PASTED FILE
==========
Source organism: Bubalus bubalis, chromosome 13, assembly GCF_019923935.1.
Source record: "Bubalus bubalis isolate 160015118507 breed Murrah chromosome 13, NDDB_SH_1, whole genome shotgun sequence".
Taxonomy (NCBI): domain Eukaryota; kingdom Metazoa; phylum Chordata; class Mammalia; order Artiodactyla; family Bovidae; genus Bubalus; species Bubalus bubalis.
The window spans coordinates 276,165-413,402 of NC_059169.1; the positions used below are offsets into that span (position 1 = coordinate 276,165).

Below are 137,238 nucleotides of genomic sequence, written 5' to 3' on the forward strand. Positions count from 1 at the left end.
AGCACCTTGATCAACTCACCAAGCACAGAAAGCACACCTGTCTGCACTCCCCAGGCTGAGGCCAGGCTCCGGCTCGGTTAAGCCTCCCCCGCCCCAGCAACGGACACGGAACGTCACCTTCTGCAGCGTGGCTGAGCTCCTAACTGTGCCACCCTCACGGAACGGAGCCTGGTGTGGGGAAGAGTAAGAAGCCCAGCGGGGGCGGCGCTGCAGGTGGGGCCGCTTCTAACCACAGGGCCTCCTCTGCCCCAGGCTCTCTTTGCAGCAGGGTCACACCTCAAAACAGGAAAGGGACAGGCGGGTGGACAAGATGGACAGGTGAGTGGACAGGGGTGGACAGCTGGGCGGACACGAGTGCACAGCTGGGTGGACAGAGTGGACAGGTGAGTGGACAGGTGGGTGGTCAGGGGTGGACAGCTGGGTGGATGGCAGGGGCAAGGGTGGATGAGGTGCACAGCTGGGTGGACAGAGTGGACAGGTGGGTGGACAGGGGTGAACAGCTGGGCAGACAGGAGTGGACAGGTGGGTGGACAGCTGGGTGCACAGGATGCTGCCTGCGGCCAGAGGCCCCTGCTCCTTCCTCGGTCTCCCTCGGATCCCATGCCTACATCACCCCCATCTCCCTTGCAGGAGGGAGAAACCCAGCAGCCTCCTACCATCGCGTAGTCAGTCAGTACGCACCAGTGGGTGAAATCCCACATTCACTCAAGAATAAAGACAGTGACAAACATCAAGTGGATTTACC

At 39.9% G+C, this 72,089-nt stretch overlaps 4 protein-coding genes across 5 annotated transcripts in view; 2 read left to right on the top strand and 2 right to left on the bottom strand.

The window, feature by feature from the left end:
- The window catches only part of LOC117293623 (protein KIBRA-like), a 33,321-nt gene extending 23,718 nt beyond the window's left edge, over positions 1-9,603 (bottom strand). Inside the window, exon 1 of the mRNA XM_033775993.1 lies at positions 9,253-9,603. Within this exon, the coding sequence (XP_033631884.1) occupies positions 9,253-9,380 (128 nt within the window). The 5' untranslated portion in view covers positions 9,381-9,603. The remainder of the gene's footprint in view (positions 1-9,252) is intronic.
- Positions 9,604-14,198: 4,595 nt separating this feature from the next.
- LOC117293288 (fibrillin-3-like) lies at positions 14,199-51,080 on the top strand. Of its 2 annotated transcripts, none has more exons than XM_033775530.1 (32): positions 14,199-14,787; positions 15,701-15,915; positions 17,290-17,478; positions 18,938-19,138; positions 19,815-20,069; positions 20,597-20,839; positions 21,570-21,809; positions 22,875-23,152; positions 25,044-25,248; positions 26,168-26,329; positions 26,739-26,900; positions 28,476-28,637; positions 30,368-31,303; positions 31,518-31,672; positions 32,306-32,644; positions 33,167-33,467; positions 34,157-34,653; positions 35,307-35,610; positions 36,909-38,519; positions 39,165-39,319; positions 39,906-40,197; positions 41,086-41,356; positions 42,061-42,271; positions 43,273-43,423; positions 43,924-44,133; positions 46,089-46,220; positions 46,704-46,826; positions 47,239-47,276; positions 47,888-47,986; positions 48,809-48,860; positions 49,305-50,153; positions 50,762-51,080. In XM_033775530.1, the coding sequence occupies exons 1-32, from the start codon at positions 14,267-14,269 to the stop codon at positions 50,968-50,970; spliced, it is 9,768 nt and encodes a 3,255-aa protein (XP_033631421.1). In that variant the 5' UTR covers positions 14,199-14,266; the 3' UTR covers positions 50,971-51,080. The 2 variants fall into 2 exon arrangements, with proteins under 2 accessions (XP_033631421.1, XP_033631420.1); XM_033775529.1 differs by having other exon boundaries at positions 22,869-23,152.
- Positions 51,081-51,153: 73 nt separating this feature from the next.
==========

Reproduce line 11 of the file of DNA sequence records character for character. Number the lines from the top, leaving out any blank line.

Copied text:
- LOC117293288 (fibrillin-3-like) lies at positions 14,199-51,080 on the top strand. Of its 2 annotated transcripts, none has more exons than XM_033775530.1 (32): positions 14,199-14,787; positions 15,701-15,915; positions 17,290-17,478; positions 18,938-19,138; positions 19,815-20,069; positions 20,597-20,839; positions 21,570-21,809; positions 22,875-23,152; positions 25,044-25,248; positions 26,168-26,329; positions 26,739-26,900; positions 28,476-28,637; positions 30,368-31,303; positions 31,518-31,672; positions 32,306-32,644; positions 33,167-33,467; positions 34,157-34,653; positions 35,307-35,610; positions 36,909-38,519; positions 39,165-39,319; positions 39,906-40,197; positions 41,086-41,356; positions 42,061-42,271; positions 43,273-43,423; positions 43,924-44,133; positions 46,089-46,220; positions 46,704-46,826; positions 47,239-47,276; positions 47,888-47,986; positions 48,809-48,860; positions 49,305-50,153; positions 50,762-51,080. In XM_033775530.1, the coding sequence occupies exons 1-32, from the start codon at positions 14,267-14,269 to the stop codon at positions 50,968-50,970; spliced, it is 9,768 nt and encodes a 3,255-aa protein (XP_033631421.1). In that variant the 5' UTR covers positions 14,199-14,266; the 3' UTR covers positions 50,971-51,080. The 2 variants fall into 2 exon arrangements, with proteins under 2 accessions (XP_033631421.1, XP_033631420.1); XM_033775529.1 differs by having other exon boundaries at positions 22,869-23,152.